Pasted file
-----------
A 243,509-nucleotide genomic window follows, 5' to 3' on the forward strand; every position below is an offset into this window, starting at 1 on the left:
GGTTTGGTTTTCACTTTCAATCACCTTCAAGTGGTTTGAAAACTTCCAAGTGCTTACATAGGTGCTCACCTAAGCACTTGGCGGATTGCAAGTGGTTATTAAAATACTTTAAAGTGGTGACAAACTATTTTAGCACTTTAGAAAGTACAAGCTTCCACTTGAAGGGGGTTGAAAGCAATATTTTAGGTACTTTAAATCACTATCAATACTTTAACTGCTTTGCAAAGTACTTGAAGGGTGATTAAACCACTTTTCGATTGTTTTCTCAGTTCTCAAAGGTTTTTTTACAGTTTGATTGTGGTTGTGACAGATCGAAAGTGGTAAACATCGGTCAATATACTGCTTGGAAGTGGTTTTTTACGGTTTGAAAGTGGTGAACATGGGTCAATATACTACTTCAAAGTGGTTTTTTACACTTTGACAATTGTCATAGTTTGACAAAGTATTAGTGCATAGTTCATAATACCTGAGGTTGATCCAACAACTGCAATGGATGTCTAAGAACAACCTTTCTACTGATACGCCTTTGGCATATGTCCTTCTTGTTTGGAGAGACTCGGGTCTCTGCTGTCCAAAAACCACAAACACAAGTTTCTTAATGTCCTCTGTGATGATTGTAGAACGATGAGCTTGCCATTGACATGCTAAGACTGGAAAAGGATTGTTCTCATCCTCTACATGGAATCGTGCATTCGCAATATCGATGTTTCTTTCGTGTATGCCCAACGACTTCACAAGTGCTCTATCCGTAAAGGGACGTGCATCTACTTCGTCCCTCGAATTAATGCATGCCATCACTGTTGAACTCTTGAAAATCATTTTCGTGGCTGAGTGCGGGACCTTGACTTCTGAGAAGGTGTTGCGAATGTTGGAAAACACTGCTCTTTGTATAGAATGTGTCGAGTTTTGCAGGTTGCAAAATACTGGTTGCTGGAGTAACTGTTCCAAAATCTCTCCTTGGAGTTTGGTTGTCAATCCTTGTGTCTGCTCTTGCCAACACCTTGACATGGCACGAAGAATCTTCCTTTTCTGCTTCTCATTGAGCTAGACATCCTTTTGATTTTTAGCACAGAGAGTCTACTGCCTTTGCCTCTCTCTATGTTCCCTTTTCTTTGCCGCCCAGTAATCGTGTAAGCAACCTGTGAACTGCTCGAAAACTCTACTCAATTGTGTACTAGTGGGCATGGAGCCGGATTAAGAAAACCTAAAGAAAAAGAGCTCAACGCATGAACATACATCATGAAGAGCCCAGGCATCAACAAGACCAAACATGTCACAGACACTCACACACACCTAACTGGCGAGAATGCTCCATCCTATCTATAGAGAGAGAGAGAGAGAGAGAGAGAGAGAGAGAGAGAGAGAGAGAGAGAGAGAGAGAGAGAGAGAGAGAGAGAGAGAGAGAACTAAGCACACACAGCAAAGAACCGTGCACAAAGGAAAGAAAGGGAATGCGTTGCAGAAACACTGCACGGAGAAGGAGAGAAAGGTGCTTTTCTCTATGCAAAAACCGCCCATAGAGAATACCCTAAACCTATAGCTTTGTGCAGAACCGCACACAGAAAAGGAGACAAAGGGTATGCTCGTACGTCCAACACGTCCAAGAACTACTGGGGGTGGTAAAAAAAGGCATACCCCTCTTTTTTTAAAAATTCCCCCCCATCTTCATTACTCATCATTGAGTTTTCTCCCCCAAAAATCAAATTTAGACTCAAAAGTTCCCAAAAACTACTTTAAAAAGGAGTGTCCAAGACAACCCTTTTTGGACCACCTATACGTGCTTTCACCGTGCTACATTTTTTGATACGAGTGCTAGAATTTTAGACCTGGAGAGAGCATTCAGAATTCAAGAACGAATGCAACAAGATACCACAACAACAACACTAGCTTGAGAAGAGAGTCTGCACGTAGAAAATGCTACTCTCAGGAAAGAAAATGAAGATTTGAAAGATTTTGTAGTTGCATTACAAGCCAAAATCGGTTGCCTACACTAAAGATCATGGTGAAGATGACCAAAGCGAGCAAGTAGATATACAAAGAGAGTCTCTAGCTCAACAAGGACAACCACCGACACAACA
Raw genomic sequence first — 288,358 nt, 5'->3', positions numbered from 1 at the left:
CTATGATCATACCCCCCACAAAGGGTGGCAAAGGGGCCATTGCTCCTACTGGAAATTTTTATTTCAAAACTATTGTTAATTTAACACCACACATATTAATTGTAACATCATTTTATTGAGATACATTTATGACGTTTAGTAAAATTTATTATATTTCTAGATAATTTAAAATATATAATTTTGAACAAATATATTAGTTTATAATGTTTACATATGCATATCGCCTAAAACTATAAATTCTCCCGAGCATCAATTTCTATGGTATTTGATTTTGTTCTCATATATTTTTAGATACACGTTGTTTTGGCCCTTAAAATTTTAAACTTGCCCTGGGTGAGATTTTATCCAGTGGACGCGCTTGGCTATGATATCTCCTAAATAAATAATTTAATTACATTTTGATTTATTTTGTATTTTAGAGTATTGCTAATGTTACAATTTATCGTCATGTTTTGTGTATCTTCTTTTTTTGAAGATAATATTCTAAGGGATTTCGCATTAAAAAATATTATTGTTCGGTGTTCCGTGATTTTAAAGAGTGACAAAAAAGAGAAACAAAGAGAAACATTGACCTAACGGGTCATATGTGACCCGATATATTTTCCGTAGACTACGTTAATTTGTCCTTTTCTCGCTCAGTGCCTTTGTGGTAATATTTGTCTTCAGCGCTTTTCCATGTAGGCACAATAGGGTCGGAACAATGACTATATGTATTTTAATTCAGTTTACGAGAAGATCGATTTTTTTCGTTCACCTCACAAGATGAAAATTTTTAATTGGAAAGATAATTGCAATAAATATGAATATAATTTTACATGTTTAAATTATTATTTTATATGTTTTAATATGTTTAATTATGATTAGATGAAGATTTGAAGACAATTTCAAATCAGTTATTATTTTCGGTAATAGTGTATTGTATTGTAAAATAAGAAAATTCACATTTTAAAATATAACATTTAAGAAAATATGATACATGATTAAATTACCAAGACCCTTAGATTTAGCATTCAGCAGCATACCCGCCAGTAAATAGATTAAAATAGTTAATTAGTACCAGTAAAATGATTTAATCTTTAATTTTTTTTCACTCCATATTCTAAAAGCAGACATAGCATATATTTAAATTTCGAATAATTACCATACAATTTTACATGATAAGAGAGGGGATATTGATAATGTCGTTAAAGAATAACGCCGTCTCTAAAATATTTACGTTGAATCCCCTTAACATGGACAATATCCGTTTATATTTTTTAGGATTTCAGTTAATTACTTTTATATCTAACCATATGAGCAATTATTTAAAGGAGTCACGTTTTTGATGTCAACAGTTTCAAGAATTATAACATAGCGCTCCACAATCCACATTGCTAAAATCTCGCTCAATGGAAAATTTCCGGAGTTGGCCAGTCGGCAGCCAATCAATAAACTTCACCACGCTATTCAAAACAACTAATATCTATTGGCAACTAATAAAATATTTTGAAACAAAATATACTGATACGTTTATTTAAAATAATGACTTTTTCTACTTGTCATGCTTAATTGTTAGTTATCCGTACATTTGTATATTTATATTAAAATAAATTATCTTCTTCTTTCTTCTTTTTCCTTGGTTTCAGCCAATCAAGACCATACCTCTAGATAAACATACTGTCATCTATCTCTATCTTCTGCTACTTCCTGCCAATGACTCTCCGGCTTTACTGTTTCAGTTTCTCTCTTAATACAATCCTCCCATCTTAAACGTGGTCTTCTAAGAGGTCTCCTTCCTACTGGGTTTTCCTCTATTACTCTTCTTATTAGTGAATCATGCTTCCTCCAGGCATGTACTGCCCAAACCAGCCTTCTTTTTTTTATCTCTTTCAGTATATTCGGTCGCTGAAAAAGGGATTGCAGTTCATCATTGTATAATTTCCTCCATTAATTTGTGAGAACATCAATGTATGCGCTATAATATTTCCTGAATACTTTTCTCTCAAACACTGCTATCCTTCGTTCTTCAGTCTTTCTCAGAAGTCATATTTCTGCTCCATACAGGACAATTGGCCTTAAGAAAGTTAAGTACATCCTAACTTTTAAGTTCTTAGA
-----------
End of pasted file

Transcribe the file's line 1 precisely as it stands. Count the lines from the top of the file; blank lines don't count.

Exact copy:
A 243,509-nucleotide genomic window follows, 5' to 3' on the forward strand; every position below is an offset into this window, starting at 1 on the left: